- According to section 11(5) of the Registration, Status and Recognition of Trade Unions and Employers' Organisations Act, if the Industrial Relations Tribunal finds that an employee has been dismissed on the grounds on his/her trade union membership or activities, the employee is entitled to reinstatement, along with any remedy deemed appropriate, unless reinstatement is not reasonable practicable.
        - As already indicated, the provision of the CSA on avenues for redress only refers to the determination by a tribunal of "any question (...) as to the right of an employee to a severance payment, or as to the amount of severance payment or to determine whether an employee has complied with an employer's notice" (sec. 26(1)). The CSA is silent as to the remedies available in such cases, and therefore reinstatement does not seem to be available to the employee.

      Preliminary mandatory conciliation: No

      Remarks:
      • No information found in the CSA or the EOTEOA .

        The TUEOA (which deals with dismissal based on trade union activities/membership) provides for the possibility to settle the dispute by conciliation mediation or arbitration of the parties so agree. In such cases, the Industrial Relations Tribunal would only be competent in the event of failure to obtain settlement of the dispute through conciliation mediation or arbitration (sec. 7).

      Competent court(s) / tribunal(s): ordinary courts; labour court

      Remarks:
      • - CSA, sec. 26(1): "Any question arising under this Part as to the right of an employee to a severance payment, or as to the amount of severance payment or to determine whether an employee has complied with an employer's notice, shall, in accordance with the regulations made under this Part be referred to and determined by a tribunal".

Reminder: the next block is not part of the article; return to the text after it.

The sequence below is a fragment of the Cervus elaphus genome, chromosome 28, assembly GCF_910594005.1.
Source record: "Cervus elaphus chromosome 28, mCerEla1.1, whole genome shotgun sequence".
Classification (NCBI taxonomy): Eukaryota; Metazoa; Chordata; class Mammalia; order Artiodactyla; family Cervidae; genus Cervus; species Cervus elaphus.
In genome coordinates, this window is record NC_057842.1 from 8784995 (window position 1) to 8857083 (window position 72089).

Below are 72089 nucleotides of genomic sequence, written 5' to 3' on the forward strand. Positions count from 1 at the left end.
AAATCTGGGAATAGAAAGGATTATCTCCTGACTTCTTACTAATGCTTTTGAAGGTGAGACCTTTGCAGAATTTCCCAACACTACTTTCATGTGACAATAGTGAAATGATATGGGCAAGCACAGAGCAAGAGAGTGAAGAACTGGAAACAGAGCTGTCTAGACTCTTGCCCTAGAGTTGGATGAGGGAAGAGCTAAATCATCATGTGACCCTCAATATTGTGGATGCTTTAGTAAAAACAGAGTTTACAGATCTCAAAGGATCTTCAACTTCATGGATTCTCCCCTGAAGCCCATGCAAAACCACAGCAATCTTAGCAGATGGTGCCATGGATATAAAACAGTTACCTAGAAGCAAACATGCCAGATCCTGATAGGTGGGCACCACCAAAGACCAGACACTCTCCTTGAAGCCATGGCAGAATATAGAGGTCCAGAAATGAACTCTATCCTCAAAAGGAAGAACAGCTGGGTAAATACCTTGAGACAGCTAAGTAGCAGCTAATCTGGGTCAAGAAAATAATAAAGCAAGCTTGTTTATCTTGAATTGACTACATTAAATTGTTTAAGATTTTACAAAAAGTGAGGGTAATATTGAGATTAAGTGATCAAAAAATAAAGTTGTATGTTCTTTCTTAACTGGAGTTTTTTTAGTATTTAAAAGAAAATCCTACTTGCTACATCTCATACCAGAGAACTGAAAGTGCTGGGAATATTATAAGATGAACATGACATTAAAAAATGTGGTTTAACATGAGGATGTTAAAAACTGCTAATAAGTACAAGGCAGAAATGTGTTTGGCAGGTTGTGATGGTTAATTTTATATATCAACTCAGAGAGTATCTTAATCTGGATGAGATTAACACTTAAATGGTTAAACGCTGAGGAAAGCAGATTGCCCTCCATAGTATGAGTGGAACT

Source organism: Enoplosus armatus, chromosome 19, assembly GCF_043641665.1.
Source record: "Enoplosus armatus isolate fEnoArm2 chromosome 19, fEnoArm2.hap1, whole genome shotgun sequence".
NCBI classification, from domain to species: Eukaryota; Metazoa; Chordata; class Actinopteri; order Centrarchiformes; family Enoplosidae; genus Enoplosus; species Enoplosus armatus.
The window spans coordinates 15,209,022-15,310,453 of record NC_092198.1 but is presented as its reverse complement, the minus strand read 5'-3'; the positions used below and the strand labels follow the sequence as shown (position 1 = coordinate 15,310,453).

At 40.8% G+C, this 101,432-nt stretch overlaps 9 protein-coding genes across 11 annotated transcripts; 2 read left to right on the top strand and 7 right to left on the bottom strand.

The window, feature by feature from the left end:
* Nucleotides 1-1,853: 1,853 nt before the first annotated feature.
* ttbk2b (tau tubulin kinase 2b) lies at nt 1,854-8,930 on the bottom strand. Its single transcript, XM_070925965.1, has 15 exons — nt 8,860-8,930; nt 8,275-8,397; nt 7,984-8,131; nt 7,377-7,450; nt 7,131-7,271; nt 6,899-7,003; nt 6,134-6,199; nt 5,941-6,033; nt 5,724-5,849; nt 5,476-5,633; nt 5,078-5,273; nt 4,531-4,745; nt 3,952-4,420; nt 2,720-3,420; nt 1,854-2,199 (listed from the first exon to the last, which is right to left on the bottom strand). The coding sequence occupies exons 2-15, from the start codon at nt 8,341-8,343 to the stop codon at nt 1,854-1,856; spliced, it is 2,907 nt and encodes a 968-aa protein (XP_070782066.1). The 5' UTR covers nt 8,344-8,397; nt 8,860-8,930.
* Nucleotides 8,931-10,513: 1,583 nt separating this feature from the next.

- The remedial provision of EOTEOA (which covers discriminatory dismissals) refers to "any court of competent jurisdiction" (sec. 24).

        - However, pursuant to the Registration, Status and Recognition of Trade Unions and Employers' Organisations Act, the Industrial Relations Tribunal (which is a specialized tripartite body) is competent to hear disputes over dismissals of employees on account of their trade union membership of their pursuit of lawful trade unions activities (sec. 11 and 45).

      Existing arbitration: Yes

      Remarks:
      • No provision found as to the settlement of dismissal disputes through arbitration in the CSA and the EOTEOA.
        However, the TUEOA (which deals with dismissal based on trade union activities/membership) provides for the possibility to settle the dispute by conciliation mediation or arbitration of the parties so agree. In such cases, the Industrial Relations Tribunal would only be competent in the event of failure to obtain settlement of the dispute though conciliation mediation or arbitration (sec. 7).

      Source of additional information - 2011    

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      Links

      ILO Committee of Experts on the Application of Conventions and Recommendations - Comments on the ILO Termination of Employment Convention, 1982, No. 158 (from 1990) »

      Caribbean Digest of Legislation on Termination of Employment, ILO Subregional Office for the Caribbean »

      CARIBLEX »
      ILO's database of national labour legislation (including on termination of employment) for the 13 ILO member States of the English- and Dutch-speaking Caribbean.